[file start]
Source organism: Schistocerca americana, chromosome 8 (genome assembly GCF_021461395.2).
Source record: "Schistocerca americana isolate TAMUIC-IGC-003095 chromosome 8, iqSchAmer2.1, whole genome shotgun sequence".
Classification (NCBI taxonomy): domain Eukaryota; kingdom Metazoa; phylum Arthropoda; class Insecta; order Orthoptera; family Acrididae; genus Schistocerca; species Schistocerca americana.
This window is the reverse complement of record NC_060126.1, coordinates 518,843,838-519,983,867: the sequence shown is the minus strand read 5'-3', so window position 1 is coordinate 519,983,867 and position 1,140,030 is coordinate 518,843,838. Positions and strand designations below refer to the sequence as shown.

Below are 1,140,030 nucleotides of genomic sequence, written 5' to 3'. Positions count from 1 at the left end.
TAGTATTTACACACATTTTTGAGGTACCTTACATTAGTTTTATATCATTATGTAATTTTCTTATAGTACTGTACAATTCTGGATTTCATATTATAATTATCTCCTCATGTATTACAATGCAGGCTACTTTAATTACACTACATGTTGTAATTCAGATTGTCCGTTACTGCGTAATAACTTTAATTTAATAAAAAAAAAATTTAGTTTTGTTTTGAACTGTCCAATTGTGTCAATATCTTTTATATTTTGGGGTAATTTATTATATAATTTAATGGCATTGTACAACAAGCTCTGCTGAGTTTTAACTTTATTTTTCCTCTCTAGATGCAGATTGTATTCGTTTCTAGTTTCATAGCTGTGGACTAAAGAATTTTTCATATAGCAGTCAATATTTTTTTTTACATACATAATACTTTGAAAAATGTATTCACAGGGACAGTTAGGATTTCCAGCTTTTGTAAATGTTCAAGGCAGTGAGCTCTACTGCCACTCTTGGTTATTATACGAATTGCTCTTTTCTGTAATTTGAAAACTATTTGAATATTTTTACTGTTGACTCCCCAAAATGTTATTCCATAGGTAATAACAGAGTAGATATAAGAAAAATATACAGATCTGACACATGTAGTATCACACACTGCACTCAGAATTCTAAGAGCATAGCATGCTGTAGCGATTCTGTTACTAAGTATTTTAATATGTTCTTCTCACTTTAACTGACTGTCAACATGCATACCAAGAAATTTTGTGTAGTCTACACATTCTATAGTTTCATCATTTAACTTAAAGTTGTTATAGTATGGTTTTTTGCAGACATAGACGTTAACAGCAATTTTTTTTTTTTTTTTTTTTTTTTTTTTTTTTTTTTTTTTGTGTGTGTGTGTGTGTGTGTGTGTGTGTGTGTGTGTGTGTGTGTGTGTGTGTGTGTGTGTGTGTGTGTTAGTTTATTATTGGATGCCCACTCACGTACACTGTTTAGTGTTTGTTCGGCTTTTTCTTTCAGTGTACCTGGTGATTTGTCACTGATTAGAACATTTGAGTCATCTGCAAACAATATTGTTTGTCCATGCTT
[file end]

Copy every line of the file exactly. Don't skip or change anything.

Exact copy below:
Source organism: Schistocerca americana, chromosome 8 (genome assembly GCF_021461395.2).
Source record: "Schistocerca americana isolate TAMUIC-IGC-003095 chromosome 8, iqSchAmer2.1, whole genome shotgun sequence".
Classification (NCBI taxonomy): domain Eukaryota; kingdom Metazoa; phylum Arthropoda; class Insecta; order Orthoptera; family Acrididae; genus Schistocerca; species Schistocerca americana.
This window is the reverse complement of record NC_060126.1, coordinates 518,843,838-519,983,867: the sequence shown is the minus strand read 5'-3', so window position 1 is coordinate 519,983,867 and position 1,140,030 is coordinate 518,843,838. Positions and strand designations below refer to the sequence as shown.

Below are 1,140,030 nucleotides of genomic sequence, written 5' to 3'. Positions count from 1 at the left end.
TAGTATTTACACACATTTTTGAGGTACCTTACATTAGTTTTATATCATTATGTAATTTTCTTATAGTACTGTACAATTCTGGATTTCATATTATAATTATCTCCTCATGTATTACAATGCAGGCTACTTTAATTACACTACATGTTGTAATTCAGATTGTCCGTTACTGCGTAATAACTTTAATTTAATAAAAAAAAAATTTAGTTTTGTTTTGAACTGTCCAATTGTGTCAATATCTTTTATATTTTGGGGTAATTTATTATATAATTTAATGGCATTGTACAACAAGCTCTGCTGAGTTTTAACTTTATTTTTCCTCTCTAGATGCAGATTGTATTCGTTTCTAGTTTCATAGCTGTGGACTAAAGAATTTTTCATATAGCAGTCAATATTTTTTTTTACATACATAATACTTTGAAAAATGTATTCACAGGGACAGTTAGGATTTCCAGCTTTTGTAAATGTTCAAGGCAGTGAGCTCTACTGCCACTCTTGGTTATTATACGAATTGCTCTTTTCTGTAATTTGAAAACTATTTGAATATTTTTACTGTTGACTCCCCAAAATGTTATTCCATAGGTAATAACAGAGTAGATATAAGAAAAATATACAGATCTGACACATGTAGTATCACACACTGCACTCAGAATTCTAAGAGCATAGCATGCTGTAGCGATTCTGTTACTAAGTATTTTAATATGTTCTTCTCACTTTAACTGACTGTCAACATGCATACCAAGAAATTTTGTGTAGTCTACACATTCTATAGTTTCATCATTTAACTTAAAGTTGTTATAGTATGGTTTTTTGCAGACATAGACGTTAACAGCAATTTTTTTTTTTTTTTTTTTTTTTTTTTTTTTTTTTTTTTTGTGTGTGTGTGTGTGTGTGTGTGTGTGTGTGTGTGTGTGTGTGTGTGTGTGTGTGTGTGTGTGTGTGTTAGTTTATTATTGGATGCCCACTCACGTACACTGTTTAGTGTTTGTTCGGCTTTTTCTTTCAGTGTACCTGGTGATTTGTCACTGATTAGAACATTTGAGTCATCTGCAAACAATATTGTTTGTCCATGCTT